Open Educational Resources: Creative Commons Licenses & Open Content

A collection of resources to help GVSU faculty find open-licensed textbooks and other educational materials for their courses.

Creative Commons: the basics

What are Creative Commons Licenses?

Copyright includes the right to give other people permission to use, share, and modify the copyrighted content.  Creative Commons licenses are an easy way for a copyright owner to grant certain kinds of permission to everyone who encounters the copyrighted work.

Creative Commons licenses are non-exclusive, so the copyright owner can still give other permissions, sell or transfer their copyright, or hold onto it themselves.  These licenses are explained in plain language, so it's easy to understand how someone can use a Creative Commons - licensed work.

How do Creative Commons licenses work?

To apply a Creative Commons license to your work, all you need to do is decide which license you want to use, and state that clearly in your work. You don't need to apply or register anywhere--remember, CC licenses are just a convenient way to grant permission to lots of people with a single statement.  

To use something that has a Creative Commons license, all you need to do is follow the terms of the license (see below).  Usually you need to give credit to the creator or author, and you may not be able to modify the work or use it for commercial benefit. Creative Commons has a guide to Best Practices for Attribution.  

For more information, check out the Creative Commons website, which includes:

What do CC Licenses Mean?

There are 6 basic Creative Commons license options, summarized here. Follow the links for each license to see a complete plain-language description.

  • Attribution (CC-BY 4.0)  Anyone may share and adapt the work in any way, even for commercial purposes. Users agree to provide appropriate credit to the author.

  • Attribution – ShareAlike (CC-BY-SA 4.0Anyone may share and adapt the work in any way. Any adaptation or new creation based on the work must be released under the same terms.  Users agree to provide appropriate credit to the author.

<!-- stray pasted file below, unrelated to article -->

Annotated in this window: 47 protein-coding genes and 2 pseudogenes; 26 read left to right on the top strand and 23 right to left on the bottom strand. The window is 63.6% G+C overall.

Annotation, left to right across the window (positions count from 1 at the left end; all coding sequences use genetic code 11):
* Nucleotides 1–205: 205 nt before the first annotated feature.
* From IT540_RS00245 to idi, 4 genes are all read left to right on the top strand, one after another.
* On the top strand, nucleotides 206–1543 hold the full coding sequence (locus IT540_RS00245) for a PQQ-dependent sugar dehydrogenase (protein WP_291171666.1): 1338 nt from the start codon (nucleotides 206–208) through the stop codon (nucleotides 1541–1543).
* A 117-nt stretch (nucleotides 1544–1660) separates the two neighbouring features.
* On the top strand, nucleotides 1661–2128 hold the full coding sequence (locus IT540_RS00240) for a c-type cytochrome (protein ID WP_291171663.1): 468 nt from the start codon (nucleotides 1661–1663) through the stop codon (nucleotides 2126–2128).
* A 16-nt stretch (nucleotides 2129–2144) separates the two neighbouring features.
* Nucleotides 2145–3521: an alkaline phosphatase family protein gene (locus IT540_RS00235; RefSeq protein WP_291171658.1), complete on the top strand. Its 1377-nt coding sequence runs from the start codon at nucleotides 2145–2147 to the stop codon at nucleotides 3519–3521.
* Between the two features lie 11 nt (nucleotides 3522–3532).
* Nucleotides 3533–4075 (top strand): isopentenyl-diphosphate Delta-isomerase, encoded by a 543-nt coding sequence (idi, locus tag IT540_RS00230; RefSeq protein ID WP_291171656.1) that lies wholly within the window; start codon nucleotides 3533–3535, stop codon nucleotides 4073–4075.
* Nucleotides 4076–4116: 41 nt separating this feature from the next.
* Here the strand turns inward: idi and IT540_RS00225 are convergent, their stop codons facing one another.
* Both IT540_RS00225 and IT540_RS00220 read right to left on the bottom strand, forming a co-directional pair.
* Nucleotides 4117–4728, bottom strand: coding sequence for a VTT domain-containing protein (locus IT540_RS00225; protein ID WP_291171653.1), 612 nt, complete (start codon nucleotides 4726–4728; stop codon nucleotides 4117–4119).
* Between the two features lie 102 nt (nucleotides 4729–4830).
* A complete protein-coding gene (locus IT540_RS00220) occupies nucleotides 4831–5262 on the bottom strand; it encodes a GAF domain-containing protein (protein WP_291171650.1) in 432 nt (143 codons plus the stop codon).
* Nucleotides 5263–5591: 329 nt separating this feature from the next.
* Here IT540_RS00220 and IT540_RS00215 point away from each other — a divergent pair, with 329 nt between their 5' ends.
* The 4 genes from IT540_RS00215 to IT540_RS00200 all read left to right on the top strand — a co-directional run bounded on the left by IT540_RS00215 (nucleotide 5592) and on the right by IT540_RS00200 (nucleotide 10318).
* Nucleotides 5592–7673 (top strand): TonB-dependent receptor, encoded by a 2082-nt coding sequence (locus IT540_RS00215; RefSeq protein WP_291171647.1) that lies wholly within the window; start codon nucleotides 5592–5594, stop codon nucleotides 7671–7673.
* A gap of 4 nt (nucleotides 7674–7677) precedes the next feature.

• Attribution – Noncommercial (CC-BY-NC 4.0)  Anyone may share and adapt the work in any way, but may not use the material for commercial purposes. Users agree to provide appropriate credit to the author.

  • Attribution – Noncommercial – ShareAlike (CC-BY-NC-SA 4.0)  Anyone may share and adapt the work in any way, but may not use the work for commercial purposes. Any adaptation or new creation based on the work must be released under the same terms.  Users agree to provide appropriate credit to the author.

  • Attribution – NoDerivatives  (CC-BY-ND 4.0)  Anyone may share the work, but may not make adaptations or other derivative works.  Users sharing the work agree to provide appropriate credit to the author.

  • Attribution – NoDerivatives – Noncommercial (CC-BY-ND-NC 4.0)  Anyone may share the work, but may not use it for commercial purposes and may not create adaptations or derivative works. Users sharing the work agree to provide appropriate credit to the author.


You may also encounter one other Creative Commons license statement:

  • Public Domain Dedication (CC-0)  The creator of this work waives all of their rights in the work.  The creator wants to let anyone use this work in any way, for any purpose, with no restrictions.  

The Public Domain

The Public Domain is everything that is not covered by copyright.  This includes:

  • Works which are no longer under copyright
    • Under U.S. copyright law, this is anything created before 1923. Many works created after 1923 are also eligible, but determining this gets very complicated very quickly. (Contact us for support!)
    • Exact representations of a Public Domain work are also in the public domain--for example, a digital scan of a Renaissance painting.
  • Works which cannot be copyrighted
    • Ideas, facts, methods and procedures, functional objects, titles, recipes, and more!
  • Works created by employees of the U.S. government as part of their job
  • Works which the creator has released into the Public Domain

The GVSU Libraries have more information about the Public Domain and where to find Public Domain resources

Other Open Options

Creative Commons licenses are the most common way of telling the public how a resource can be used, but they aren't the only option.

Many authors and creators choose to grant permissions which are narrower than Creative Commons licenses allow, but which still apply to nonprofit educational institutions and instructors.  Lots of software is released under open-source licenses, and many Open Educational Resources may be free to access and share, but don't carry a Creative Commons license.

Learn More About Copyright

  • Last Updated: Dec 9, 2019 9:49 AM
  • URL: https://libguides.gvsu.edu/oer